Status Ain’t Hood Interviews Lil Wayne


He done it, done it, done it!

OK, so maybe this isn’t the best interview. I got all nervous and had trouble thinking of questions beyond the most obvious ones. Still, this is Lil Wayne, the guy who made one of the best albums of last year, the guy who has the single of the year in “Shooter.” I’ve been writing about him constantly in this space for the past couple of months, and today we hear straight from the man himself in the wake of his ridiculously great performance of “Shooter” on The Tonight Show.

First off, congratulations on the success of Tha Carter II; it’s an incredible album. Is it doing what you expected it to do?

I always say the same thing for every album I’ve ever done: if one person buy it out the stores, then I’m satisfied. That means somebody gets to listen to me. All this is to be heard. That’s all, not just selling.

This being your first album without Mannie Fresh, it seems like, in terms of the music you chose, you went as far outside of what he does as possible. You’ve got a lot of East Coast-style soul-sampling beats and some really hard metal samples, stuff like that. Was that a conscious decision, to get away from the traditional Cash Money sound?

Yeah, because I’m trying to open up a new door for Cash Money itself, and myself alone also. That’s what I had to do. People got used to the same sound. Of course, “Go DJ” was great, but it was done by Mannie Fresh. I’ve done Mannie Fresh music all my career, so this album here was my new beginning.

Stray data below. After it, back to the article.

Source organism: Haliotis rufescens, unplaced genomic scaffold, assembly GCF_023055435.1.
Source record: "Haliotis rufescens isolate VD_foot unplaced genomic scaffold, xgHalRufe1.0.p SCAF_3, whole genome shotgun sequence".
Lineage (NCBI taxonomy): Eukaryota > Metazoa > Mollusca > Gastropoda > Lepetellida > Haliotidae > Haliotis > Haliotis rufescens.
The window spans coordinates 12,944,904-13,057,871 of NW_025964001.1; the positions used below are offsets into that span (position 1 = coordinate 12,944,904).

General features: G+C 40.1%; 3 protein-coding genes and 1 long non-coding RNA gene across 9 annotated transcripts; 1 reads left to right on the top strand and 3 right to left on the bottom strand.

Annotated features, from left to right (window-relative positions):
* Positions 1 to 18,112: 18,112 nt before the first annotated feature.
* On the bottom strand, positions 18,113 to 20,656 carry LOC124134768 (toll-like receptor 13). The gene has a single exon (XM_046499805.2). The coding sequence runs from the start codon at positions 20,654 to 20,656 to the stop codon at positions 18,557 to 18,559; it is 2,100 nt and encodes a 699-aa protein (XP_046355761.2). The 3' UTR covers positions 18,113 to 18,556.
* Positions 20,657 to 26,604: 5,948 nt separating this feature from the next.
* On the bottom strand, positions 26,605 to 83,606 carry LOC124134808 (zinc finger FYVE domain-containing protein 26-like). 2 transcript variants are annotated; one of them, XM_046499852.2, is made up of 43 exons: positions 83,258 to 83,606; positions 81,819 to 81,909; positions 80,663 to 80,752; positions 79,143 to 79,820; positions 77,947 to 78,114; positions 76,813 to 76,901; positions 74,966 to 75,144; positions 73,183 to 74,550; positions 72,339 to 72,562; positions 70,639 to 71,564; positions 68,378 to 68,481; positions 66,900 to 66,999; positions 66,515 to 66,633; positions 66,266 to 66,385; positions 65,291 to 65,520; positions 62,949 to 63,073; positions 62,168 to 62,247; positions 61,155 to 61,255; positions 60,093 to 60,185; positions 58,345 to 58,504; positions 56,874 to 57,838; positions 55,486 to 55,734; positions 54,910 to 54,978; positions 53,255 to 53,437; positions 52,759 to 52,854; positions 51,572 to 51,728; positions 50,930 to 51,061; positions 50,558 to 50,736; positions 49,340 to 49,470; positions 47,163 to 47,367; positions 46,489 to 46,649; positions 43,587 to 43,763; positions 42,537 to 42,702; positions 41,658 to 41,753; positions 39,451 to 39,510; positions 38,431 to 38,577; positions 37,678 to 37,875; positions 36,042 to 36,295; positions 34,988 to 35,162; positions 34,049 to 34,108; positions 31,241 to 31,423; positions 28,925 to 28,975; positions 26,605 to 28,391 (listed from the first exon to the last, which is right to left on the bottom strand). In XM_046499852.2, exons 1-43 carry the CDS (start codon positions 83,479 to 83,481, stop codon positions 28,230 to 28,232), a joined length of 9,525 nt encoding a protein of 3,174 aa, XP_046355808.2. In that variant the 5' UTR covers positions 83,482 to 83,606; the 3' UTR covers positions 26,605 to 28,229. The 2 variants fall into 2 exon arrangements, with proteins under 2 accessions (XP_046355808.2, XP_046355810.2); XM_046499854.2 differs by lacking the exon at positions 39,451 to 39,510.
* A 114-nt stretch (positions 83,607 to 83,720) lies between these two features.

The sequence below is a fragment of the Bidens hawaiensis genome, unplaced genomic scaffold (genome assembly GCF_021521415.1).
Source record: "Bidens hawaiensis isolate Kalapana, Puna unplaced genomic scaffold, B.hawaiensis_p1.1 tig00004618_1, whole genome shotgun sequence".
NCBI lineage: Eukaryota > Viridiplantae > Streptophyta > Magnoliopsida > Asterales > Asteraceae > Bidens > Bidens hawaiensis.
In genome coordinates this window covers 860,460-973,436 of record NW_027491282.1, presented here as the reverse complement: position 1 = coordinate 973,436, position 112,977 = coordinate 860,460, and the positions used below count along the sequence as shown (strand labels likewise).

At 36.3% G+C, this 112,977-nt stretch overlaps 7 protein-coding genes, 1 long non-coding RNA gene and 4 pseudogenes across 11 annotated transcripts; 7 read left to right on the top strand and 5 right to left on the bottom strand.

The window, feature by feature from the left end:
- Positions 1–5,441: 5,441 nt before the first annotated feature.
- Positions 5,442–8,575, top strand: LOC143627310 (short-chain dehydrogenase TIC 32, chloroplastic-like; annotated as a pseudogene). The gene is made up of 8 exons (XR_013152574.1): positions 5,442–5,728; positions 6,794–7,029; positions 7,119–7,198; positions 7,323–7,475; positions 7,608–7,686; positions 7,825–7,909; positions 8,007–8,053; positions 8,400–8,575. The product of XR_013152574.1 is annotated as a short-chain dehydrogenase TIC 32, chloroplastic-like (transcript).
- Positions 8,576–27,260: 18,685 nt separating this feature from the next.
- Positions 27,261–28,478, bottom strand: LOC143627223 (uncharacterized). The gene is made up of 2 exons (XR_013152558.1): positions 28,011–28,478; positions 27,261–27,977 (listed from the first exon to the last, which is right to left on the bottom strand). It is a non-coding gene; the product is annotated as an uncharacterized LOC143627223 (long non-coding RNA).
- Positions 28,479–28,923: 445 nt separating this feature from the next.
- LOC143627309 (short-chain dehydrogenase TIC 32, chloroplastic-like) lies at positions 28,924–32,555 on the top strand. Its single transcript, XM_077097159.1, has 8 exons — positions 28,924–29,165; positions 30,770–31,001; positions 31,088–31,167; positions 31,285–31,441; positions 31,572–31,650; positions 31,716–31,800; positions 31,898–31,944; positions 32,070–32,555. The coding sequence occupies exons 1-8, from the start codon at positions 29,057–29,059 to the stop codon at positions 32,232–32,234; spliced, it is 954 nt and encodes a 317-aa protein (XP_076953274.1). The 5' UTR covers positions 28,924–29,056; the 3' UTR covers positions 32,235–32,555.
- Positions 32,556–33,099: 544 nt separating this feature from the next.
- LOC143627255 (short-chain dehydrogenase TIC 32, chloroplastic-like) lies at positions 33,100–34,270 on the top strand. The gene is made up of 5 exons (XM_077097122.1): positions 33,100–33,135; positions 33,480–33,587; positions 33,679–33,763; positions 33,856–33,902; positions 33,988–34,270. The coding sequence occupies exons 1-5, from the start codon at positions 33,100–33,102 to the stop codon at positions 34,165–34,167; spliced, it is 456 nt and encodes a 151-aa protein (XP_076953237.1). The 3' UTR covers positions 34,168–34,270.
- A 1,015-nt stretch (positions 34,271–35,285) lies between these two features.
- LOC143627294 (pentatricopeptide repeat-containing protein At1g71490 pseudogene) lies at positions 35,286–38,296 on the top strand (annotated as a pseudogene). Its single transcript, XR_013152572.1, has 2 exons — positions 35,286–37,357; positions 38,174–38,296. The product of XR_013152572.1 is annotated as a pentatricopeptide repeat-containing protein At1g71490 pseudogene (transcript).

You’re also rapping different. The way you’re saying stuff is different, and you’re also wrapping your voice around the beat differently. Is that something you’ve been working toward?

I think it all came when I listened to my previous albums and I thought I was rapping too difficult, meaning after I rapped you a line, it would take you a minute to comprehend what I was talking about. I just started simplifying it and putting my twist in, being myself, being sarcastic, being funny, being critical. Whatever I did, I done it. That was my method this time, to simplify my whole shit.

If I say a couple of your lines, could you expand on what you meant?

Yes, I can.

“Riding by myself, well, really not really.”

“Riding by myself, well really not really / So heavy in the trunk make the car pop a wheelie.” Um, when “I say riding by myself, well really not really,” meaning I was strapped, I was prepared, I was ready, I had my tools ready for anything, any type of accident or war or battle. You know, AKA I was strapped. And whatever I was strapped with in the trunk was so heavy that if it was in the trunk it would make the car pop a wheelie.

“Toss you like a fruit salad, strawberry grape ya.”

You know, you gotta toss fruit salad. And the “strawberry grape ya,” I mean, that is in a fruit salad. Just elaborating. I’m funny too. No homo.

How did it feel to perform on Leno?

Of course it felt great. Just meeting dude, when he came into my dressing room and hollered at me, he was real cool. Dude got like a hundred twenty-five cars and a hundred motorcycles, and my dad Birdman, Baby, the Stunna, he got a lot of cars himself, so that was something cool.

So you talked about cars with him?

Yeah, we spoke about a car. We had a female in my dressing room. Mind you, she wasn’t no female of mine, but she was in my dressing room, and he told her that she could ride in his car any day, not me. That’s what I remember. I’ll always remember that.

Are you going to make “Shooter” a single?

Yes, yes, yes! It’s my next single!